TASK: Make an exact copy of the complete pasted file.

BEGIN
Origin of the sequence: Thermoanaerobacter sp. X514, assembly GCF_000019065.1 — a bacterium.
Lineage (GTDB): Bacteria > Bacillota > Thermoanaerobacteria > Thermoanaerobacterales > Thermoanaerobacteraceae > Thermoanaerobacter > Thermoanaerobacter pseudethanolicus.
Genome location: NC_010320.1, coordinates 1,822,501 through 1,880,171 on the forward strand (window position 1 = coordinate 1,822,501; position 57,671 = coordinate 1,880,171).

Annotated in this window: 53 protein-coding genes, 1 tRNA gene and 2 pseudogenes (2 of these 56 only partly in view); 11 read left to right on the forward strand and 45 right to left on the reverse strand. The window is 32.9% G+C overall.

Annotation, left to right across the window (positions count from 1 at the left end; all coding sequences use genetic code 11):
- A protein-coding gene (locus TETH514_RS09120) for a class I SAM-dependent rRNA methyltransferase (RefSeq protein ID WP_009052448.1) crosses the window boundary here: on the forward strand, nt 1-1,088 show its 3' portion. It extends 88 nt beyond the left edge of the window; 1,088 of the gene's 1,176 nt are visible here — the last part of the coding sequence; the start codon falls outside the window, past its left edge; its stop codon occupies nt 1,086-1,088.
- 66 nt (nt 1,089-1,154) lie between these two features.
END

Origin of the sequence: Thermoanaerobacter sp. X514, assembly GCF_000019065.1 — a bacterium.
Lineage (GTDB): Bacteria > Bacillota > Thermoanaerobacteria > Thermoanaerobacterales > Thermoanaerobacteraceae > Thermoanaerobacter > Thermoanaerobacter pseudethanolicus.
Genome location: NC_010320.1, coordinates 1,822,501 through 1,880,171 on the forward strand (window position 1 = coordinate 1,822,501; position 57,671 = coordinate 1,880,171).

Annotated in this window: 53 protein-coding genes, 1 tRNA gene and 2 pseudogenes (2 of these 56 only partly in view); 11 read left to right on the forward strand and 45 right to left on the reverse strand. The window is 32.9% G+C overall.

Annotation, left to right across the window (positions count from 1 at the left end; all coding sequences use genetic code 11):
- A protein-coding gene (locus TETH514_RS09120) for a class I SAM-dependent rRNA methyltransferase (RefSeq protein ID WP_009052448.1) crosses the window boundary here: on the forward strand, nt 1-1,088 show its 3' portion. It extends 88 nt beyond the left edge of the window; 1,088 of the gene's 1,176 nt are visible here — the last part of the coding sequence; the start codon falls outside the window, past its left edge; its stop codon occupies nt 1,086-1,088.
- 66 nt (nt 1,089-1,154) lie between these two features.